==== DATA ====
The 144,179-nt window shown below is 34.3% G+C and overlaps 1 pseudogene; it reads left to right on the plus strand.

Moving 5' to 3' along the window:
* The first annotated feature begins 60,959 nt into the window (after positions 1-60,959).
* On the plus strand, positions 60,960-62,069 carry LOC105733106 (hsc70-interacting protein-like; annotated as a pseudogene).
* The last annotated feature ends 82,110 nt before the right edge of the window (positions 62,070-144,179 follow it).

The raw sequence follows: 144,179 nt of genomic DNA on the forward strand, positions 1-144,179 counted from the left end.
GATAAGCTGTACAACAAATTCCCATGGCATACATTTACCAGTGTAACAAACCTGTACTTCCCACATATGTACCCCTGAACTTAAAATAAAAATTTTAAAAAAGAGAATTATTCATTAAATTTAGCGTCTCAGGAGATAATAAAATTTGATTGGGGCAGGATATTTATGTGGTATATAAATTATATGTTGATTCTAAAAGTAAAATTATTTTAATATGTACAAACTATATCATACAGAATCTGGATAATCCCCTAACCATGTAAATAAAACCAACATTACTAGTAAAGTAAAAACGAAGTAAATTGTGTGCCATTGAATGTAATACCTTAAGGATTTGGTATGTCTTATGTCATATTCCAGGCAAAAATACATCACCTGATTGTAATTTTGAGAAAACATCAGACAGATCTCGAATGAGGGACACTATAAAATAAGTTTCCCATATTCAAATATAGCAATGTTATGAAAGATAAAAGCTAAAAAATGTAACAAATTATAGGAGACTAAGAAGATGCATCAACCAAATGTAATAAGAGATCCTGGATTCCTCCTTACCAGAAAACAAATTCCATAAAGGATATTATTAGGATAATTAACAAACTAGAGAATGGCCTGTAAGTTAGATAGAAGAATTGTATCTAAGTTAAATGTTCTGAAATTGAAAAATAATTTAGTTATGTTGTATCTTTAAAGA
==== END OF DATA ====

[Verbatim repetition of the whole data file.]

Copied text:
The 144,179-nt window shown below is 34.3% G+C and overlaps 1 pseudogene; it reads left to right on the plus strand.

Moving 5' to 3' along the window:
* The first annotated feature begins 60,959 nt into the window (after positions 1-60,959).
* On the plus strand, positions 60,960-62,069 carry LOC105733106 (hsc70-interacting protein-like; annotated as a pseudogene).
* The last annotated feature ends 82,110 nt before the right edge of the window (positions 62,070-144,179 follow it).

The raw sequence follows: 144,179 nt of genomic DNA on the forward strand, positions 1-144,179 counted from the left end.
GATAAGCTGTACAACAAATTCCCATGGCATACATTTACCAGTGTAACAAACCTGTACTTCCCACATATGTACCCCTGAACTTAAAATAAAAATTTTAAAAAAGAGAATTATTCATTAAATTTAGCGTCTCAGGAGATAATAAAATTTGATTGGGGCAGGATATTTATGTGGTATATAAATTATATGTTGATTCTAAAAGTAAAATTATTTTAATATGTACAAACTATATCATACAGAATCTGGATAATCCCCTAACCATGTAAATAAAACCAACATTACTAGTAAAGTAAAAACGAAGTAAATTGTGTGCCATTGAATGTAATACCTTAAGGATTTGGTATGTCTTATGTCATATTCCAGGCAAAAATACATCACCTGATTGTAATTTTGAGAAAACATCAGACAGATCTCGAATGAGGGACACTATAAAATAAGTTTCCCATATTCAAATATAGCAATGTTATGAAAGATAAAAGCTAAAAAATGTAACAAATTATAGGAGACTAAGAAGATGCATCAACCAAATGTAATAAGAGATCCTGGATTCCTCCTTACCAGAAAACAAATTCCATAAAGGATATTATTAGGATAATTAACAAACTAGAGAATGGCCTGTAAGTTAGATAGAAGAATTGTATCTAAGTTAAATGTTCTGAAATTGAAAAATAATTTAGTTATGTTGTATCTTTAAAGA